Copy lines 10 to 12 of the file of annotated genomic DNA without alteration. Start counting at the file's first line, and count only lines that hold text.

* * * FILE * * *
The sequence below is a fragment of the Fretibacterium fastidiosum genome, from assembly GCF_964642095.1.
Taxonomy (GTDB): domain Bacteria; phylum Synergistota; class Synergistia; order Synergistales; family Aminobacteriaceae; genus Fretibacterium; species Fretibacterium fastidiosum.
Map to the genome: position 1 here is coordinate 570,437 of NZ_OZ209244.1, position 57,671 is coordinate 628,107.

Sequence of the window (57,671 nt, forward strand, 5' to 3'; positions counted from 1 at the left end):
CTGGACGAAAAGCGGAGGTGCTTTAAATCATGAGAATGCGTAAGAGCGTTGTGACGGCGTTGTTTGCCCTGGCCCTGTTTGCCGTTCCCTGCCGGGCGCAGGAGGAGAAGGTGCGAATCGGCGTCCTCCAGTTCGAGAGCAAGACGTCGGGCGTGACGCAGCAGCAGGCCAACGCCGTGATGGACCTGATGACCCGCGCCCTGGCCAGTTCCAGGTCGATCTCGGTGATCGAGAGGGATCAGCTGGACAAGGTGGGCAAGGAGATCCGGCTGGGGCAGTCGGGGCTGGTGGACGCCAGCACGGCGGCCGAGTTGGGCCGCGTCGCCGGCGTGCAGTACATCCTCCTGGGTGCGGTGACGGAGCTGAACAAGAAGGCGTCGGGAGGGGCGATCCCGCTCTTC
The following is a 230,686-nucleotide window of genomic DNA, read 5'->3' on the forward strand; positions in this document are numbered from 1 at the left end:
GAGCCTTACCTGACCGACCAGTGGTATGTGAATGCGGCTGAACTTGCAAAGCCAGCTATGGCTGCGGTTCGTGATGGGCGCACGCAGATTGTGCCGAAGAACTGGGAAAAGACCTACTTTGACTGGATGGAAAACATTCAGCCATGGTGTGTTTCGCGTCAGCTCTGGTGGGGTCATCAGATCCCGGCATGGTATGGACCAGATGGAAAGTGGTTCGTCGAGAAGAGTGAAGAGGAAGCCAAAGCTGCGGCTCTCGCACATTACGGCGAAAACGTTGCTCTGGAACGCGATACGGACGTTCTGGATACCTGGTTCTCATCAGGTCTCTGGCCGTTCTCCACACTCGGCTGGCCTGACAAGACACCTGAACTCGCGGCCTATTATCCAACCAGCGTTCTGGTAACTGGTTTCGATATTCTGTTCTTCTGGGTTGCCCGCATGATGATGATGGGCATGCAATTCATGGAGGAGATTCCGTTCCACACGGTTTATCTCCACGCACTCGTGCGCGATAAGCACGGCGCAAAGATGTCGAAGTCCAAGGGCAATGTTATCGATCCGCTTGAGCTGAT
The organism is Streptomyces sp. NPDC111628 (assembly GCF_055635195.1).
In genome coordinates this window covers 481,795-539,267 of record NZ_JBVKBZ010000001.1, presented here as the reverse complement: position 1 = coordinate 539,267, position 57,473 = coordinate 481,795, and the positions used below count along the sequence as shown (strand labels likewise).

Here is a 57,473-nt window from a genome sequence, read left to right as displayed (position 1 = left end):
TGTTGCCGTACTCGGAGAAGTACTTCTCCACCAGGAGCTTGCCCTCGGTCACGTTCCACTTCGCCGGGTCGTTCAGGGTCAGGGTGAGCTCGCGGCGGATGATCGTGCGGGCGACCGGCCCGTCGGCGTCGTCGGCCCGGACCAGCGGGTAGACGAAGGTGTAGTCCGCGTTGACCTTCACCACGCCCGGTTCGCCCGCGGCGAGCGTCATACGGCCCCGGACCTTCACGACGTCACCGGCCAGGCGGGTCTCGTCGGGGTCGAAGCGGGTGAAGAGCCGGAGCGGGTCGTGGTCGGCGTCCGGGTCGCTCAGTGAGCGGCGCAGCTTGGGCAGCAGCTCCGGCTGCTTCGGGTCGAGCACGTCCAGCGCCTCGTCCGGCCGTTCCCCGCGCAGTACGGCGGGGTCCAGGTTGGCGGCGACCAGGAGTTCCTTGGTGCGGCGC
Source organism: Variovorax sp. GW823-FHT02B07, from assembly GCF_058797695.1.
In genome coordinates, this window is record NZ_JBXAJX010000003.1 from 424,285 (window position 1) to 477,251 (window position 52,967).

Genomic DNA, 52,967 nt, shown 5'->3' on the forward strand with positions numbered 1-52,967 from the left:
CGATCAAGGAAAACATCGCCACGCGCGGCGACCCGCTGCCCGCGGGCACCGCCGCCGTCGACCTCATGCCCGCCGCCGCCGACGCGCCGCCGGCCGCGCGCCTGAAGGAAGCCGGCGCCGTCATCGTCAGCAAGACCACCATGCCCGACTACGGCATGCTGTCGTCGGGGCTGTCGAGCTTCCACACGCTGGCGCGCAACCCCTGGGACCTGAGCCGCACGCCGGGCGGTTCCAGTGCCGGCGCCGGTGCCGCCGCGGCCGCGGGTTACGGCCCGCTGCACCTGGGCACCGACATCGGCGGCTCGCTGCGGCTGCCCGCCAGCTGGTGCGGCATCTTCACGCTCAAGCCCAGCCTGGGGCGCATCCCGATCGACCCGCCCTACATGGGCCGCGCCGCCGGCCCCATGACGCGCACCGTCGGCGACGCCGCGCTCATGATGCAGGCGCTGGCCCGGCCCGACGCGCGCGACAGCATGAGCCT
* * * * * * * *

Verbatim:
Here is a 57,473-nt window from a genome sequence, read left to right as displayed (position 1 = left end):
TGTTGCCGTACTCGGAGAAGTACTTCTCCACCAGGAGCTTGCCCTCGGTCACGTTCCACTTCGCCGGGTCGTTCAGGGTCAGGGTGAGCTCGCGGCGGATGATCGTGCGGGCGACCGGCCCGTCGGCGTCGTCGGCCCGGACCAGCGGGTAGACGAAGGTGTAGTCCGCGTTGACCTTCACCACGCCCGGTTCGCCCGCGGCGAGCGTCATACGGCCCCGGACCTTCACGACGTCACCGGCCAGGCGGGTCTCGTCGGGGTCGAAGCGGGTGAAGAGCCGGAGCGGGTCGTGGTCGGCGTCCGGGTCGCTCAGTGAGCGGCGCAGCTTGGGCAGCAGCTCCGGCTGCTTCGGGTCGAGCACGTCCAGCGCCTCGTCCGGCCGTTCCCCGCGCAGTACGGCGGGGTCCAGGTTGGCGGCGACCAGGAGTTCCTTGGTGCGGCGC
Source organism: Variovorax sp. GW823-FHT02B07, from assembly GCF_058797695.1.